Paul Thomas Anderson's adaptation of Thomas Pynchon's drugged out detective novel is just as impenetrable as you would expect. But who knew that it would also be this much fun? Joaquin Phoenix soars as a super high P.I. whose ex-girlfriend throws him knee-deep into political intrigue, capitalist conspiracies, corrupt cops, and malevolent dentists. Everything is connected - to the point that it's practically absurd - but really, that's the point. The lines we draw in the sand are easily wiped away once you stumble on top of them. Inherent Vice is smart, insightful and funny as hell.
A salient commentary about a lost generation? A damning indictment of mainstream journalism? The year's best thriller? Nightcrawler is all of these things and more, anchored by a powerhouse performance by Jake Gyllenhaal as a diabolical entrepreneur who seems just one fetish outfit away from turning into a Batman villain. Gyllenhaal plays an amoral sleaze who films crime scenes and sells the footage to local news outlets, an already ethically murky endeavor that only gets more unsettling - and more exciting - as the film progresses to a high-speed, satisfying, inky climax.
Bliss. In We Are the Best!, a trio of adolescent young girls decides to start their own punk rock band, despite having no talent whatsoever. Who needs talent when you've got rage? But these girls just don't have much to be angry about. Their one song, about the lameness of gym class, encapsulates a unique brand of non-angst that permeates throughout Lukas Moodysson's film. It's optimistic but defiant, and distinctly recognizable as a catalogue of youthful travails. We Are the Best! can easily be adored. Just don't call it "adorable."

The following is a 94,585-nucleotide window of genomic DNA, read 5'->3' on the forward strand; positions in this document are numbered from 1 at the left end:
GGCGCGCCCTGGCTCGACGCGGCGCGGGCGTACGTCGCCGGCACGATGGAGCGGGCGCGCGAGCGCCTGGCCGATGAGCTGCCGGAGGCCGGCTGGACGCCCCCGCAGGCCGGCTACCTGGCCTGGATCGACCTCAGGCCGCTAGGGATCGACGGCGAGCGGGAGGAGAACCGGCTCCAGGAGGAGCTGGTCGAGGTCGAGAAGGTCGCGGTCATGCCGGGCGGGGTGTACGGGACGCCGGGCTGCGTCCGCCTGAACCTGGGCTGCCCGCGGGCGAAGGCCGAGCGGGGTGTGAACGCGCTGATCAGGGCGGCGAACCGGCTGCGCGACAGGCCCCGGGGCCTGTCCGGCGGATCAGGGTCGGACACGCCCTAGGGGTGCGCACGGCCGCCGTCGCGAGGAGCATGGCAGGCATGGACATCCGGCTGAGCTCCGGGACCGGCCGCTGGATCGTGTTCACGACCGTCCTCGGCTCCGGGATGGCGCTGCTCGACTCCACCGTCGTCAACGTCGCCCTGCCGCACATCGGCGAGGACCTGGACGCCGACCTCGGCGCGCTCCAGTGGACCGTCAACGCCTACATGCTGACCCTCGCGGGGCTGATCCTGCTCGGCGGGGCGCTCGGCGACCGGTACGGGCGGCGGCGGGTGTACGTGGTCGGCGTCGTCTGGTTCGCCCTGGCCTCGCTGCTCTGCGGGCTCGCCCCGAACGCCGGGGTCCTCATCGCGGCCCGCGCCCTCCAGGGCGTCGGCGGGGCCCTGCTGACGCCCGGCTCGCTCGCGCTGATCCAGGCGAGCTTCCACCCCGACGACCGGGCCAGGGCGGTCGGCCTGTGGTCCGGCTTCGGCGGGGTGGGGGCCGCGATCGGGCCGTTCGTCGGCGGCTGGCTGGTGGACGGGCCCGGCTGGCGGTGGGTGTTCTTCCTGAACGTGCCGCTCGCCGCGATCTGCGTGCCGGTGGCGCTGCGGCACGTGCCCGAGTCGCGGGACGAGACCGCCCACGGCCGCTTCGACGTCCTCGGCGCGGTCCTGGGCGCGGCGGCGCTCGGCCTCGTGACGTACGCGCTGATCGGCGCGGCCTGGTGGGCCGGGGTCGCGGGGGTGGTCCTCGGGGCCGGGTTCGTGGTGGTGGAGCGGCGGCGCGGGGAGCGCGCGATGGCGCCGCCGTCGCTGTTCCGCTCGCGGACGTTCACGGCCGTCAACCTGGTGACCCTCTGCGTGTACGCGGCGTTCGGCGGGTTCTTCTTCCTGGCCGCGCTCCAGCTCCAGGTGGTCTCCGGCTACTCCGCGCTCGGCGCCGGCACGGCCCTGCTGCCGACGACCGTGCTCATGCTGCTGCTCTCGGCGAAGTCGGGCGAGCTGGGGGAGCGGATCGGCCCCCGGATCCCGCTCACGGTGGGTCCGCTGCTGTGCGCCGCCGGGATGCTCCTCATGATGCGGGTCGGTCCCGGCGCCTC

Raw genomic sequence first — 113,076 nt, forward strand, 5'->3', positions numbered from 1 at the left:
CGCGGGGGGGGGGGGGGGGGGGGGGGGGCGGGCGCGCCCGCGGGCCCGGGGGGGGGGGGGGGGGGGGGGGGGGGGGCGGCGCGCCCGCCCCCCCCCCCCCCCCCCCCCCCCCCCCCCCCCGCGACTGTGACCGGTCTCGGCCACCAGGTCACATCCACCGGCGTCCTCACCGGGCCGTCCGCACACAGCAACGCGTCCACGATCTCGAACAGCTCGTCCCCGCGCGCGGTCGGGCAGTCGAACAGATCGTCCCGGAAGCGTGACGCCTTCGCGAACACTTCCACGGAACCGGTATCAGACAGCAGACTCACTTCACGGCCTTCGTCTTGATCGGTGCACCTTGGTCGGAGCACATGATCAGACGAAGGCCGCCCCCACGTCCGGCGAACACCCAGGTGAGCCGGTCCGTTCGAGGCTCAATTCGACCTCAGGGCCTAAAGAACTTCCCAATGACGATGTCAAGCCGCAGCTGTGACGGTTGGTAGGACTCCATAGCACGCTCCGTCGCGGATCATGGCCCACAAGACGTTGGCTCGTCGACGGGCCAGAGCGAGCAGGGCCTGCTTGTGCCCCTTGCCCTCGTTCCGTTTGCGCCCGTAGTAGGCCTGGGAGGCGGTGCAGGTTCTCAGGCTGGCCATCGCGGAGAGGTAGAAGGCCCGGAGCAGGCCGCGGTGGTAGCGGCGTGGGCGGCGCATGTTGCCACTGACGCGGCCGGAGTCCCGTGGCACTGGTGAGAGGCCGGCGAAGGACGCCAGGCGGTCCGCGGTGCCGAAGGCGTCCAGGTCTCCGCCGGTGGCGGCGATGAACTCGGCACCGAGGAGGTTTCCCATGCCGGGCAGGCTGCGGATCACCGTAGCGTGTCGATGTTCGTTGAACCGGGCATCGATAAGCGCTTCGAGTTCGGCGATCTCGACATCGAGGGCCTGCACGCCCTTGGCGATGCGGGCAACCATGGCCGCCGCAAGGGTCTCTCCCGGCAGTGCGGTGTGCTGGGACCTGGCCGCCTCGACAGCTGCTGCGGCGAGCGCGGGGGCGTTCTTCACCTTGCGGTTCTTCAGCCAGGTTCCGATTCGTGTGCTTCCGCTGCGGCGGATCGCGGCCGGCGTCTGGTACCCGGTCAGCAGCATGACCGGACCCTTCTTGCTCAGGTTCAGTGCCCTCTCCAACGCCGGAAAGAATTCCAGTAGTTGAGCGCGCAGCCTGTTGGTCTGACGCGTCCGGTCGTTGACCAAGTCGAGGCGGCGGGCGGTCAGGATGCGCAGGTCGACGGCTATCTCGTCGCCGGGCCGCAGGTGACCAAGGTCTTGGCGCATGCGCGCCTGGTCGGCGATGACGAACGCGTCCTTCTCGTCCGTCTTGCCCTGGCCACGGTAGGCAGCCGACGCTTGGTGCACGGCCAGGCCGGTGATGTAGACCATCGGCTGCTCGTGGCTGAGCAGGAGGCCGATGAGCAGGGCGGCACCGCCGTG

David Ayer had his cake, ate it too, and mutilated the remains in Fury, a World War II drama with superlative action sequences but - more importantly - an outright traumatized outlook on the conflict. Saving Private Ryan feels positively sanitized in comparison to Fury, in which a hardened tank team desperately tries to destroy their newest recruit's soul before his naiveté gets them all killed. The performances are damaged, the tank battles are second to none, but it's the attitude towards violence - absolutely accepting towards unspeakable acts of horror - that makes Fury one of the best films of its kind. It'll rattle you.
"And they lived happily ever after." That's where most love stories end, with the lovers intertwined and getting married. But what about afterwards? Jim Jarmusch's sexy, thoughtful Only Lovers Left Alive ponders that question to the nth degree with a tale of two vampires - played by the ethereal Tom Hiddleston and the doubly ethereal Tilda Swinton - whose centuries-old relationship should be the envy of us all. They are content with the quiet moments, able to endure noisy disasters, and emerge as honest, beautiful creatures no matter how much blood they drink. The best love story of the year is as conversational as any of Jarmusch's films, but what's amazing is that after such a long relationship, these two still have anything left to talk about. They do, and it's enthralling. The most hypnotic vampire tale around.